Scientists spend years conducting careful research, but what happens when they can't effectively reach the public with what they've learned? Often, it can mean a change in roles.
More and more, scientists are making the leap from researcher to communicator. A perfect example is Bethany Augliere, who spent years on a research team studying dolphins but finally found her passion in photography and science communication.
We talked with Augliere about her years out with dolphins of the Atlantic, the things she learned about them, and how they inspire her to talk with the public — particularly children — about the natural world.
MNN: You’ve been swimming with dolphins for the Wild Dolphin Project since 2010. That must be an amazing experience! What made you go in this direction for your research?
Bethany Augliere: At Virginia Tech, where I earned my bachelor’s degree, I did undergraduate research on the movement patterns and habitat use of black bears in Virginia. I really fell in love with learning how animals use their space and why. I knew I wanted to continue to do this kind of research in graduate school, and I was open to working on just about any species.
As I began searching for graduate programs, I came across the work of Denise Herzing and the Wild Dolphin Project. I saw that she studied wild dolphins in the Bahamas, but hadn’t published much on their movement patterns. I emailed her that I was interested in her work and studying the home ranges of the spotted dolphins. She ended up accepting me, so I started graduate school with her in the fall of 2009 at Florida Atlantic University in Boca Raton.
The project studies Atlantic spotted and Atlantic bottlenose in the Bahamas. What are some of the key aspects of these species that the project wants to learn about?
Herzing started studying these dolphins in 1985, and it’s the world’s longest running underwater study of dolphins. Denise’s original goal was to start a long-term, non-invasive project and learn about dolphin natural history, including information on social structure, behavior, feeding, communication, habitat use and the impact of environmental disturbances. She immersed herself in their world, much like Jane Goodall did with the chimpanzees. Now, Denise has tracked four generations of Atlantic spotted dolphins, and watched calves live to become grandmothers. Since she founded the project, there have been many discoveries on those different topics.
One of Denise’s primary interests is dolphin communication and discovering if they have language. In order to do that, you need to know the context of the vocalizations you’re observing and recording. Is the animal whistling male, female, young or old? Is it a mom with a calf, is it two young males, is this situation aggressive, is it play, mating, feeding, etc. That’s why she first had to figure out who the dolphins were and what their communication signals meant.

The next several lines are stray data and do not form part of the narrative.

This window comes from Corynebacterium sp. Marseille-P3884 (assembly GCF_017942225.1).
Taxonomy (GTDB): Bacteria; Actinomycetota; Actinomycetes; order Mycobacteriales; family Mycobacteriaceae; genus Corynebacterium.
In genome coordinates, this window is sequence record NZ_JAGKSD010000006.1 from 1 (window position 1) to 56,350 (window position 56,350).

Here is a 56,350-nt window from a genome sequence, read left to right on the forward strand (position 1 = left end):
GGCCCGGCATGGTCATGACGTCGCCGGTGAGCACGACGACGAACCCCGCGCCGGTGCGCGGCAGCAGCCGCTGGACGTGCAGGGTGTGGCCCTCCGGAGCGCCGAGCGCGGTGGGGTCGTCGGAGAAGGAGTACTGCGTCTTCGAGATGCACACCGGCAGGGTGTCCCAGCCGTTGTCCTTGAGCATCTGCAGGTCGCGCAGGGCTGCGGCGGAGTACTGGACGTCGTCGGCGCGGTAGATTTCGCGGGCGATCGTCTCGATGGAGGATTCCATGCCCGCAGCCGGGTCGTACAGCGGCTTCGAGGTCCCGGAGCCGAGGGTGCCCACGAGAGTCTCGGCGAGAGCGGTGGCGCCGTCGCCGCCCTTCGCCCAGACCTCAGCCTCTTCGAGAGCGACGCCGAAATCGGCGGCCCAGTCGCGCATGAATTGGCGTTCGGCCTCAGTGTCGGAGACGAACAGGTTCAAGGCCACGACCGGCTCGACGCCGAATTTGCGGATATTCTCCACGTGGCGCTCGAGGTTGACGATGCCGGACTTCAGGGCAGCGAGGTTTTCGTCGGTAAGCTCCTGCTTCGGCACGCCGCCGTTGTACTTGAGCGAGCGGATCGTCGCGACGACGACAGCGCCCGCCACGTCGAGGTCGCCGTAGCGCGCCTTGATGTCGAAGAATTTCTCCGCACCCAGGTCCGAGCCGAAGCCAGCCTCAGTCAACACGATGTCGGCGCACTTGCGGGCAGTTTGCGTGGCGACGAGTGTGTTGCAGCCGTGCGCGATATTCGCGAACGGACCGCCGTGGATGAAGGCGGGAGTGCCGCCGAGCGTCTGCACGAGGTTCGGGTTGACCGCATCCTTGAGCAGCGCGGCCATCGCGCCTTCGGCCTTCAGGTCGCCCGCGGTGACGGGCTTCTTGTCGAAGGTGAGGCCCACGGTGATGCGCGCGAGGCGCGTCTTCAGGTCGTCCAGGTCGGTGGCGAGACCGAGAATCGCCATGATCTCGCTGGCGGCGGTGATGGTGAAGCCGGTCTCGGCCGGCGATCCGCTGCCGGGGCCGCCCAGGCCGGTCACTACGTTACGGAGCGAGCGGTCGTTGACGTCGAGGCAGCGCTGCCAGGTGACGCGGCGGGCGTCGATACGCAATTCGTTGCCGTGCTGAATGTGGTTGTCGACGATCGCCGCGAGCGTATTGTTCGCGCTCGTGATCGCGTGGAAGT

You’ve witnessed quite a bit of interesting behavior in your years diving as a research associate. What’s the most amazing thing you’ve witnessed so far?
That’s a tough question; I have certainly seen some amazing things spending so much time with these dolphins. I’ve watched moms teach their calves how to hunt and catch fish, males of two different species fight each other for hours, and youngsters explore their environment, playing with things like seaweed and sea cucumbers. But, I’d say one of my favorite experiences has been freediving with the dolphins at night, just because it’s so different than anything else I’ve ever done.
Most of the time, the spotted dolphins cruise around the clear and shallow sandbank. At night, however, they move off the sandbank into water more than 1,000 feet deep. If conditions allow, we follow them out to this deep water to collect data, like who is feeding, what prey is around, and recording their echolocation. To do that, we get in the water.
It’s nighttime, the stars are overhead, you’re in the water and it’s dark all around, minus some lights from the boat, and these dolphins just come in and out of your field of view, zipping around chasing prey. They’re not interested in playing or interacting because they’re super focused on eating, targeting prey with their echolocation. Sometimes the fish or squid hide around us humans for protection. I’ve had dolphins grab squid inches from my face. If you look past the edge of light, the dolphins almost glow, as they disturb the bioluminescent plankton. It feels like another world.
Have you seen any particular conservation issues arise for these species in the years you’ve been with Wild Dolphin Project?
Yes, a couple things come to mind. The first is that, these dolphins are very habituated to humans. They’re curious of people and love to bowride on the fronts of boats, which means there’s a huge tourism industry to dive with these animals. There’s also just a lot of boats around in general for fishing and other water activities. Sadly, I’ve seen both young and old dolphins with chopped flukes or gashes in their back from boat propellers.